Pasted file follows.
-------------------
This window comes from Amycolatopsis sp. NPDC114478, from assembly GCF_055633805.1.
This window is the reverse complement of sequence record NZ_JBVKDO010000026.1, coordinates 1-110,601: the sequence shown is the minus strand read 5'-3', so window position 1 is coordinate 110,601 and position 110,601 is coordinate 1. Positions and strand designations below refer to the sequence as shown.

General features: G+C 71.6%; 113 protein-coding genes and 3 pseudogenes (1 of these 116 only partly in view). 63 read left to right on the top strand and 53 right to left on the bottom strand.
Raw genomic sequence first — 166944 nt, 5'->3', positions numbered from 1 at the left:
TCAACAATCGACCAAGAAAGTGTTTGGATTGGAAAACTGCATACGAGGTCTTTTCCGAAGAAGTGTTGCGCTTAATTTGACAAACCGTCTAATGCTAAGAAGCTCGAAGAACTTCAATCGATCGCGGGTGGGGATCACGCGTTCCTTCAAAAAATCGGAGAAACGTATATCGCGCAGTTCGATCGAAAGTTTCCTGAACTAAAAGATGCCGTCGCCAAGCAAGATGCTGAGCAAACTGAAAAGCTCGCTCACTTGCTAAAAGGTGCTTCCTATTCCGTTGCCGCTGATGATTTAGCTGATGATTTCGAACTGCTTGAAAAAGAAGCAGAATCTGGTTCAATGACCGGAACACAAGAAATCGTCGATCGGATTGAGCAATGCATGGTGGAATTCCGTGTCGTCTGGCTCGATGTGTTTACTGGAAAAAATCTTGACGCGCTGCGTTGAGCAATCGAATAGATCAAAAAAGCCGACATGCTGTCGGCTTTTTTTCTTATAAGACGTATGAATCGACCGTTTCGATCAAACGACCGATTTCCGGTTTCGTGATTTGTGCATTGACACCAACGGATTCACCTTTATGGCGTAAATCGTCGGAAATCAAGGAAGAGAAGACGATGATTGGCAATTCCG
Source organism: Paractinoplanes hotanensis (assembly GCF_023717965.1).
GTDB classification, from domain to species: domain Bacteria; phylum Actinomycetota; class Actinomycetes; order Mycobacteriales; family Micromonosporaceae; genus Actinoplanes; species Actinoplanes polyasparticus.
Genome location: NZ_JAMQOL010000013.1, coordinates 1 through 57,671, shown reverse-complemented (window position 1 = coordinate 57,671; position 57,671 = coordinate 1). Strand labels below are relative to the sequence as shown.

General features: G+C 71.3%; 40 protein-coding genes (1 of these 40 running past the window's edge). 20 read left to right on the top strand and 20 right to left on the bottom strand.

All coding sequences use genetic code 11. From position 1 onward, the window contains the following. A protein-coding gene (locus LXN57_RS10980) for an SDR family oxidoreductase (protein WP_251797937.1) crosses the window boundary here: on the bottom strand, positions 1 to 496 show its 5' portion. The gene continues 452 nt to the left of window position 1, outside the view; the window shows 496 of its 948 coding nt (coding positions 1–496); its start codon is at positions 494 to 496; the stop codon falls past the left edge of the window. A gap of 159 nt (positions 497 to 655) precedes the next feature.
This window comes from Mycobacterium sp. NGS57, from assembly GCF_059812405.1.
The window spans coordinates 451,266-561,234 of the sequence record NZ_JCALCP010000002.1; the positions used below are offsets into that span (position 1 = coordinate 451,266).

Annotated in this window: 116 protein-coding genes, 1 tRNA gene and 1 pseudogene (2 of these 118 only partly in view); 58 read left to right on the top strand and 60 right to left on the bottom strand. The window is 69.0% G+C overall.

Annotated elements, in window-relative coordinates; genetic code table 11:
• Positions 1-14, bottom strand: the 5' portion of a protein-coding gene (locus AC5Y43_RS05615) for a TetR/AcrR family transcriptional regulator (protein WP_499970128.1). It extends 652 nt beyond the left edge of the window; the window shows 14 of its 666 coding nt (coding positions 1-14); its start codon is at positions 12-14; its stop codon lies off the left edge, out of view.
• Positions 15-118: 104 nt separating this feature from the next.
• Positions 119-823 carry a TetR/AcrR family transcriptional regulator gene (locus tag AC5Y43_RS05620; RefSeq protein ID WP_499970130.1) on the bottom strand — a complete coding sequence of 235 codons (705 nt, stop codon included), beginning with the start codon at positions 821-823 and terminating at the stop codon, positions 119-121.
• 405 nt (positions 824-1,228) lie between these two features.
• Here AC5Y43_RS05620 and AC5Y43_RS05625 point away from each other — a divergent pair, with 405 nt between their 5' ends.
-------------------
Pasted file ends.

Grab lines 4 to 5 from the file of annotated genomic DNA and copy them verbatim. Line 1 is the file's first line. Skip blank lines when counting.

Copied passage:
Raw genomic sequence first — 166944 nt, 5'->3', positions numbered from 1 at the left:
TCAACAATCGACCAAGAAAGTGTTTGGATTGGAAAACTGCATACGAGGTCTTTTCCGAAGAAGTGTTGCGCTTAATTTGACAAACCGTCTAATGCTAAGAAGCTCGAAGAACTTCAATCGATCGCGGGTGGGGATCACGCGTTCCTTCAAAAAATCGGAGAAACGTATATCGCGCAGTTCGATCGAAAGTTTCCTGAACTAAAAGATGCCGTCGCCAAGCAAGATGCTGAGCAAACTGAAAAGCTCGCTCACTTGCTAAAAGGTGCTTCCTATTCCGTTGCCGCTGATGATTTAGCTGATGATTTCGAACTGCTTGAAAAAGAAGCAGAATCTGGTTCAATGACCGGAACACAAGAAATCGTCGATCGGATTGAGCAATGCATGGTGGAATTCCGTGTCGTCTGGCTCGATGTGTTTACTGGAAAAAATCTTGACGCGCTGCGTTGAGCAATCGAATAGATCAAAAAAGCCGACATGCTGTCGGCTTTTTTTCTTATAAGACGTATGAATCGACCGTTTCGATCAAACGACCGATTTCCGGTTTCGTGATTTGTGCATTGACACCAACGGATTCACCTTTATGGCGTAAATCGTCGGAAATCAAGGAAGAGAAGACGATGATTGGCAATTCCG